The present work showed very significant differences in the surface properties between the black and the white parts of the G. orientalis. While the black parts were slightly hydrophobic (θ = 92°), the white parts were highly hydrophobic (θ = 131°) with strong water adhesion (parahydrophobic character), similar to what is observed on rose petals. The analysis of the surface roughness and morphology shed light on the hypothesis that the difference in surface wettability observed may be related to the different structures found on the elytra surface. Indeed, the black part is relatively smooth whereas the white surface is covered with horizontally aligned nanohairs. Furthermore, vertically aligned microhairs are also present on the white surface of the elytra. The surface of these microhairs appears not to be smooth, but instead it is covered with nanogrooves similar to the hierarchical structures observed on cactus spines. The hierarchical nanogroove structure on the surface of the G. orientalis elytra may inspire the development of novel water harvesting systems and applications in the future. Hence, with this design, water droplets could be captured and guided with ease for directional water transport.

Acknowledgments

The group particularly thanks Ets. Chaminade for their support, efficiency and the quality of their service.

Author Contributions

G.G. and T.D. conceived and designed the experiments; G.G. performed the experiments; G.G., R.-P.G., C.R.S., and T.D. analyzed the data; F.G. and F.O. contributed reagents/materials/analysis tools. All six authors wrote the paper.

Conflicts of Interest

The authors declare no conflicts of interest.

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Figure 1. (A) Specimen of Goliathus orientalis (Moser, 1909); scale bar: 1 cm. (B) Water droplet deposited on the white part of the G. orientalis pronotum. (C) Water droplet deposited on the black part of the G. orientalis pronotum.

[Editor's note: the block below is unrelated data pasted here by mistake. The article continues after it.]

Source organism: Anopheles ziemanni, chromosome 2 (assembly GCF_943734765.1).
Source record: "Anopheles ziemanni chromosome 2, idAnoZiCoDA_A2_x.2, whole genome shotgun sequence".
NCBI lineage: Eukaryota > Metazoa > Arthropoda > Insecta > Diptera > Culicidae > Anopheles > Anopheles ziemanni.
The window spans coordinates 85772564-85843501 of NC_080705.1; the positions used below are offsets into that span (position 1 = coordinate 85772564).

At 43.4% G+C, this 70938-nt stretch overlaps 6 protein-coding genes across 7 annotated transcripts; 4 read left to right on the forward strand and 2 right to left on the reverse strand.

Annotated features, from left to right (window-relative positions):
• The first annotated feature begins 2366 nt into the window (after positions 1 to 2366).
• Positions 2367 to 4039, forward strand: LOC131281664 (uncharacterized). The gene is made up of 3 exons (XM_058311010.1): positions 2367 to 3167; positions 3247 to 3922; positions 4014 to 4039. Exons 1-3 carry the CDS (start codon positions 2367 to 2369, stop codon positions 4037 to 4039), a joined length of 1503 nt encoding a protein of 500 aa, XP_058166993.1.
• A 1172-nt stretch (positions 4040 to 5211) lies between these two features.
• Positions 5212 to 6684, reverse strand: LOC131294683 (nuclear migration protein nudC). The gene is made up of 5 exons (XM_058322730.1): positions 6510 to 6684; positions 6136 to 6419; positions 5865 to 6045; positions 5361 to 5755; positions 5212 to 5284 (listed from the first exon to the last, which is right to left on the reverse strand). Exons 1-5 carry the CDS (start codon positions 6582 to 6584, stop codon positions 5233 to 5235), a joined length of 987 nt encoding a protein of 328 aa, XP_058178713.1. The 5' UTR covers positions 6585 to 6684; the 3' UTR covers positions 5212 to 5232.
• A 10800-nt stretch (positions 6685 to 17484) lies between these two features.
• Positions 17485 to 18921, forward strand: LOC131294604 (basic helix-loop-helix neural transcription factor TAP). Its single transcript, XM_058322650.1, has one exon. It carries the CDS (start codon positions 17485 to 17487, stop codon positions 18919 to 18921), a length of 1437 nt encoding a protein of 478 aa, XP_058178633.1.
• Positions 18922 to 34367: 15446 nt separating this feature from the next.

Figure 1. (A) Specimen of Goliathus orientalis (Moser, 1909); scale bar: 1 cm. (B) Water droplet deposited on the white part of the G. orientalis pronotum. (C) Water droplet deposited on the black part of the G. orientalis pronotum.
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Figure 2. Wettability measurements on the black and white parts of the G. orientalis elytra. The graph represents mean ± standard deviation.
Figure 2. Wettability measurements on the black and white parts of the G. orientalis elytra. The graph represents mean ± standard deviation.
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Figure 3. Water droplet deposited on the white part of a G. orientalis elytron. (A) Side view and (B) back view.
Figure 3. Water droplet deposited on the white part of a G. orientalis elytron. (A) Side view and (B) back view.
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Figure 4. Representative side view of the white and black surfaces. (A) Profile of the white part of a G. orientalis elytron and (B) water droplet deposited on its surface. (C) Profile of the black part of a G. orientalis elytron and (D) water droplet deposited on its surface.
Figure 4. Representative side view of the white and black surfaces. (A) Profile of the white part of a G. orientalis elytron and (B) water droplet deposited on its surface. (C) Profile of the black part of a G. orientalis elytron and (D) water droplet deposited on its surface.